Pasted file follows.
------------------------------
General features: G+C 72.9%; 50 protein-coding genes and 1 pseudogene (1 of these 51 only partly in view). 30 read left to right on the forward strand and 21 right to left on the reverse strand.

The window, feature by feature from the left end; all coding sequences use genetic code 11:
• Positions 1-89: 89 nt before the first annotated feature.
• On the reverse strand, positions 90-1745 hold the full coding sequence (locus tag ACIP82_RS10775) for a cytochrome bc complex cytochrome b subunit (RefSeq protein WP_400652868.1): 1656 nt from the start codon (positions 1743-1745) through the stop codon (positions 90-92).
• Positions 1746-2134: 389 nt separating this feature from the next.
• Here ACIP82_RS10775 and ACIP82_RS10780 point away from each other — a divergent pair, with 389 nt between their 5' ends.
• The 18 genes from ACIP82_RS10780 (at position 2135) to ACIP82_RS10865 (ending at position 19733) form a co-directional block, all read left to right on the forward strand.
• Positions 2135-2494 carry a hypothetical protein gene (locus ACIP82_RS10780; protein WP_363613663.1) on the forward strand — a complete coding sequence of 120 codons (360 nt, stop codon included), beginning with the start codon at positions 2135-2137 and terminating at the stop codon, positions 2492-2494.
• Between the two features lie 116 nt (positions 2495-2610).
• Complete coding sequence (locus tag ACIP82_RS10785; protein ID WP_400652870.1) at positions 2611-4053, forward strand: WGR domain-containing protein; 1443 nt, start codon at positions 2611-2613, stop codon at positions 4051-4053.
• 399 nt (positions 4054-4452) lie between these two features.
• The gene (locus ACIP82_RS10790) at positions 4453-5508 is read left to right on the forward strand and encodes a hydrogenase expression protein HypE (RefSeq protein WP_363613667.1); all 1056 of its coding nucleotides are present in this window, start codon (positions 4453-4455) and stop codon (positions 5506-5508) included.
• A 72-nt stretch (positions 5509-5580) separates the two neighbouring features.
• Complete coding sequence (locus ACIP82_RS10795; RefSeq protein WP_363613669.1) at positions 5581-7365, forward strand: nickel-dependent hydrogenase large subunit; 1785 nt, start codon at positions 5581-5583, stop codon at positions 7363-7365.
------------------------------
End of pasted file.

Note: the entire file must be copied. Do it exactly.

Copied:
General features: G+C 72.9%; 50 protein-coding genes and 1 pseudogene (1 of these 51 only partly in view). 30 read left to right on the forward strand and 21 right to left on the reverse strand.

The window, feature by feature from the left end; all coding sequences use genetic code 11:
• Positions 1-89: 89 nt before the first annotated feature.
• On the reverse strand, positions 90-1745 hold the full coding sequence (locus tag ACIP82_RS10775) for a cytochrome bc complex cytochrome b subunit (RefSeq protein WP_400652868.1): 1656 nt from the start codon (positions 1743-1745) through the stop codon (positions 90-92).
• Positions 1746-2134: 389 nt separating this feature from the next.
• Here ACIP82_RS10775 and ACIP82_RS10780 point away from each other — a divergent pair, with 389 nt between their 5' ends.
• The 18 genes from ACIP82_RS10780 (at position 2135) to ACIP82_RS10865 (ending at position 19733) form a co-directional block, all read left to right on the forward strand.
• Positions 2135-2494 carry a hypothetical protein gene (locus ACIP82_RS10780; protein WP_363613663.1) on the forward strand — a complete coding sequence of 120 codons (360 nt, stop codon included), beginning with the start codon at positions 2135-2137 and terminating at the stop codon, positions 2492-2494.
• Between the two features lie 116 nt (positions 2495-2610).
• Complete coding sequence (locus tag ACIP82_RS10785; protein ID WP_400652870.1) at positions 2611-4053, forward strand: WGR domain-containing protein; 1443 nt, start codon at positions 2611-2613, stop codon at positions 4051-4053.
• 399 nt (positions 4054-4452) lie between these two features.
• The gene (locus ACIP82_RS10790) at positions 4453-5508 is read left to right on the forward strand and encodes a hydrogenase expression protein HypE (RefSeq protein WP_363613667.1); all 1056 of its coding nucleotides are present in this window, start codon (positions 4453-4455) and stop codon (positions 5506-5508) included.
• A 72-nt stretch (positions 5509-5580) separates the two neighbouring features.
• Complete coding sequence (locus ACIP82_RS10795; RefSeq protein WP_363613669.1) at positions 5581-7365, forward strand: nickel-dependent hydrogenase large subunit; 1785 nt, start codon at positions 5581-5583, stop codon at positions 7363-7365.